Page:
Sunday, February 26, 2017

Saint Mont AOC Celebrates 60 Years

by Paige Donner

Saint Mont is one of France's newer appellations, created in 1957, but one that harbors some of the world's oldest known vines of near-extinct grape varietals.



photos by Paige Donner copyright 2017 

In 2013 Saint Mont's pre-phylloxera vineyard parcel was given the distinction of historical monument (the first one in France). On this plot of land there are 20 different varietals planted that date back to the 18th c. Red and white grape varietals are planted side by side as was customary in that era. And there are even 6 different varietals planted there that have not yet been identified. 



photos by Paige Donner copyright 2017 

Here in this wine appellation of the Gascony region they take preservation seriously. You can find hundred-year-old vineyards in Saint Mont where pre-phylloxera vineyards date to 1871; Sarragachies pre-phylloxera vineyards that date to 1810; Limaris that were planted prior to 1910 and then over 130 hectares planted before 1970; and the jewel that is La Madeleine, planted 1880.

The Manseng Noir varietal is considered a "gift to Gascony" by the appellations's vine conservation center. In 2000 one vine was found, by 2002 there were 20 vines in the conservation center; In 2012 you could find .8 hectares planted in Lectoure which yielded its first wine in 2014. By 2016 there were 7.6 hectares planted and now 2017 there are 13.6 hectares in total, a tally that includes the 2 hectares planted in Aignan. 

One of the reasons the region and its vineyard owners and vintners are so devoted to vine preservation is that they recognise the importance of bio-diversity. In 2012 the 20 most prominent grape varieties accounted for 91% of vineyard area. This is compared with just 53% in 1958. 

In Saint Mont we have decided to combat genetic erosion and varietal concentration.

Saint Mont wine tasting, Paris. February 2017. photo by Paige Donner copyright.
Saint Mont wine tasting, Paris. February 2017. photo by Paige Donner copyright.

This is, of course, no small undertaking. In the world of agriculture where diversity is under attack by large-scale agro concerns, uniformity is often the argument that wins out. But in a hundred years, in a thousand years, if all we are left with is one type of tomato, what will happen to our genetic treasure chest? The recent meltdown of Samsung phones is a good illustration of what can happen when something is copied (cloned) and faults appear. It can spell diminishment of quality, and even mean extinction  - and quickly. 

There is wisdom, then, in Saint Mont's dedication to the preservation of diversity. 

Tasting wines made from pre-phylloxera fruit is transportative. It takes you back to an era that can no more be recaptured than time in a bottle. 

The region produces reds, whites and roses. One outstanding white is L'Empreinte 2014. And you are sure to pleased by anything from La Madeleine, Saint Mont Monastery as well as anything vinified by Eric Fitan or Veronique Terrade.  For 2017 Plaimont Producers were chosen as the Cave de l'Annee by La Revue du Vin de France. 

Maison de Vins de Saint Mont


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Sunday, February 5, 2017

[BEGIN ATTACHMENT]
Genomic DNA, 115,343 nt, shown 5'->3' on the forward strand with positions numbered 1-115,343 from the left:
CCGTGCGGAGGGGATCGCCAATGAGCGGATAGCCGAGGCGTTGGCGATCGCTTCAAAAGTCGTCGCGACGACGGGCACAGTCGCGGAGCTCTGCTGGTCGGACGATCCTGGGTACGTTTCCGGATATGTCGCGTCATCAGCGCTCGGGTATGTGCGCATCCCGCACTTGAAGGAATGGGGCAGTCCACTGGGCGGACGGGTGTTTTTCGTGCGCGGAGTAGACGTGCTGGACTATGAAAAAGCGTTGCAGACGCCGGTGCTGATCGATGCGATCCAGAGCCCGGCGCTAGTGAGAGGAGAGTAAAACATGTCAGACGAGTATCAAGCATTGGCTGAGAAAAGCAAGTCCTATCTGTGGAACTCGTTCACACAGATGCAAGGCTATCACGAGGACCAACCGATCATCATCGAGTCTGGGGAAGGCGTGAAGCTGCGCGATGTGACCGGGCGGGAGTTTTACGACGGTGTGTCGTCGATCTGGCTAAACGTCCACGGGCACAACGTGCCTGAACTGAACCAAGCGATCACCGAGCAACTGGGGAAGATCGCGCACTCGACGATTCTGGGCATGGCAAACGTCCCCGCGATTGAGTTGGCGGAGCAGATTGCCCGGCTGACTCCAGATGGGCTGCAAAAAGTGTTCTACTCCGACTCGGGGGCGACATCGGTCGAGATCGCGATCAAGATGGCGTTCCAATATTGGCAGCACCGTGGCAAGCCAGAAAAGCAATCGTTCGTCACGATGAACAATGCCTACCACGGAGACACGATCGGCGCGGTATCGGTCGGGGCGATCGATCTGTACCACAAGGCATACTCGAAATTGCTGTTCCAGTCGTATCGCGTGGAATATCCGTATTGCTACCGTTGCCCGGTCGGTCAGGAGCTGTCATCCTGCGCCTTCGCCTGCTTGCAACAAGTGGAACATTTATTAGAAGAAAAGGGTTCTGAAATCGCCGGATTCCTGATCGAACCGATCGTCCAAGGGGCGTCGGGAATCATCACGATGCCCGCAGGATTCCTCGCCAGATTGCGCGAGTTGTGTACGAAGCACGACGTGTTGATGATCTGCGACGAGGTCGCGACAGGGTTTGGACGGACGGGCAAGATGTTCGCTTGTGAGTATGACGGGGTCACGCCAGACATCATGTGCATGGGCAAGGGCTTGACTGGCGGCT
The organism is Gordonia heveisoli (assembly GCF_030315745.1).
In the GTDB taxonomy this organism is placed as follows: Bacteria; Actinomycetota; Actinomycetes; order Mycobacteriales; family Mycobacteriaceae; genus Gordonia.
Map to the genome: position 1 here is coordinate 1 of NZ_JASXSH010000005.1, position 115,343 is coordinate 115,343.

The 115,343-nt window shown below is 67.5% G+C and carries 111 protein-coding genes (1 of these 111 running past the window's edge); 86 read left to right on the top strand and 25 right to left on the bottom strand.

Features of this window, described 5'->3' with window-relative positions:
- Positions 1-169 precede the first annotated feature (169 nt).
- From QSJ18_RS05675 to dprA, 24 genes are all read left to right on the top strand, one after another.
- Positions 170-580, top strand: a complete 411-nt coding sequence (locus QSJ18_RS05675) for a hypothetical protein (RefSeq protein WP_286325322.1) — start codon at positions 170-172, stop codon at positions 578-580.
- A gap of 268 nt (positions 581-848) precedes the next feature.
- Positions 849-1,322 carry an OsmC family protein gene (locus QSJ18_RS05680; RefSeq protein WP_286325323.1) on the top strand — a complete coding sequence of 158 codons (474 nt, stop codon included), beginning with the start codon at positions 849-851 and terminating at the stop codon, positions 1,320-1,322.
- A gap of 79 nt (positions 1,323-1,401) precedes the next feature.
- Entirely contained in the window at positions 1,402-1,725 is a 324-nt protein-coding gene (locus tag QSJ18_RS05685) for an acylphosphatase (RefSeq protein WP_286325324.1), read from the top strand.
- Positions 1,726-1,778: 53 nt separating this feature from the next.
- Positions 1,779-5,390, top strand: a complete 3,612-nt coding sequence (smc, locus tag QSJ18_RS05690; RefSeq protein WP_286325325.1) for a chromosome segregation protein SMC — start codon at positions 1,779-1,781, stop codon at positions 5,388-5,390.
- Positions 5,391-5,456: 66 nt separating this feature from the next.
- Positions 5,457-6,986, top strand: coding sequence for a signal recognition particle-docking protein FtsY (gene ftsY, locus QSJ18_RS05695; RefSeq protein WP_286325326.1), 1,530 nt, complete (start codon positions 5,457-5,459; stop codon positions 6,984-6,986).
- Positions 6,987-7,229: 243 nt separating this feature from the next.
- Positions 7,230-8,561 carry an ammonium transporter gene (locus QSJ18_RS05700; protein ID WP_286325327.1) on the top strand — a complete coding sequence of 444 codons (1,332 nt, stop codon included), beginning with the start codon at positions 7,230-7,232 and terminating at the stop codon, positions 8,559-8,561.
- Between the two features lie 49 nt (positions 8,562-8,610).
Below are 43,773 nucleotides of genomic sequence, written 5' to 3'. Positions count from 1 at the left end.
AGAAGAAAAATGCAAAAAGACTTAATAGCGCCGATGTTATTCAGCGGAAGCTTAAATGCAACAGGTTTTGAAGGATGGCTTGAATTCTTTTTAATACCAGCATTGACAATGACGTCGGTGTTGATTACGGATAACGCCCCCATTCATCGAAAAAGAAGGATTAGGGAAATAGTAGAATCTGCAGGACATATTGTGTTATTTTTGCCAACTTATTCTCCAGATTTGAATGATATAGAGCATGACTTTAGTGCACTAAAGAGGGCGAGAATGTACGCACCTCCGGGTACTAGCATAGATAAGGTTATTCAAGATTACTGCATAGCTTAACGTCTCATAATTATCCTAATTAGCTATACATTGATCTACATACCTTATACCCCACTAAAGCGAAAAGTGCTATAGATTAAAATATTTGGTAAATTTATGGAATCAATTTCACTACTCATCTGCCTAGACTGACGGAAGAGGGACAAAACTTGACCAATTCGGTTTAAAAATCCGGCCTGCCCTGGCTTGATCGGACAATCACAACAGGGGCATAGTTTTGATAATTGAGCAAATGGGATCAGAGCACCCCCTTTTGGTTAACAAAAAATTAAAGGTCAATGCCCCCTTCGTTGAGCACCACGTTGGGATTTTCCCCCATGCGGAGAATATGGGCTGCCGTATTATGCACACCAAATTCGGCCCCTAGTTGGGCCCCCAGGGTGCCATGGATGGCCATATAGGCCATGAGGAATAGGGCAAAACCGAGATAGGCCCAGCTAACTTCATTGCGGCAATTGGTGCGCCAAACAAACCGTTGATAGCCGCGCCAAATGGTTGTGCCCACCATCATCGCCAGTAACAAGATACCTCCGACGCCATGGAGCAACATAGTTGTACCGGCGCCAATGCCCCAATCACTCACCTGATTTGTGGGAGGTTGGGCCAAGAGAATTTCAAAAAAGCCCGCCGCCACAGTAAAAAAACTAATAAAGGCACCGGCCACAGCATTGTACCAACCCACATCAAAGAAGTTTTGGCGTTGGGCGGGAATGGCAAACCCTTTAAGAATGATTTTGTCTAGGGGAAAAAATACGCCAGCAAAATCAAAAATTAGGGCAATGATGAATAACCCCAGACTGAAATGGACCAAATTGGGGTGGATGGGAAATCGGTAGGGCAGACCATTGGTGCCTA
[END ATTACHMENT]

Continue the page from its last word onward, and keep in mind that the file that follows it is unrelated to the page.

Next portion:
Episode 24 Paris GOOD food + wine - Caviar and Romantic Paris Restaurants for Valentine's Day

Host-producer Paige Donner brings you Episode 24 of Paris GOOD food + wine for February 2017.



This month we're celebrating St. Valentine's here in the City of Love & Light. Valentine's Day or St. Valentin as they say in French is observed here in France though not to the degree that it is in the U.S. at least insofar as the commercial marketing aspect of the holiday.

Because, anyway, Paris is a city filled with such romance that every day feels like Valentine's Day here...

So, for this February Paris GOOD food + wine show, we're bringing you first person interviews with two of the city's scions from its culinary top shelf.


Mr. Armen Petrossian

First up we hear from Armen Petrossian. If the name Petrossian rings a bell it's because you're likely familiar with the world's best known, quality caviar. Over the last century, Petrossian has become synonymous with caviar and understandably so – with a global marketshare unrivaled by any other single brand, Petrossian has maintained the strictest quality control over its caviar throughout the generations.

Armen Petrossian is the son and heir to the founder of his family fortune. He discusses with us here the company's history, their philosophy and gives us some inside tips on sourcing excellent caviar.



Chef Mathieu Pacaud in the kitchens of Le Divellec, Paris 7ème Arrondissement

Next up is our second interview with a family scion, this time with Chef Mathieu Pacaud. This chef is also heir to an iconic family. Namely his father is the 3-star Michelin chef of Ambroisie here in Paris. But that hasn't stopped this young 30-something from boldly and unabashedly earning his own stripes.



In the past couple of years he opened three restaurants in Paris: Hexagone, now a 1 Michelin star restaurant, L'Histoires, now a 2 Michelin star restaurant and one of Paris's most romantic dining experiences; And most recently, he took on the mantle of Le Divellec, for generations the most famous fish restaurant in Paris, now completely renovated and re-imagined by Chef Pacaud.

So sit back and get ready to be thoroughly charmed and enchanted by our two Parisian scions of great families from France's culinary world.

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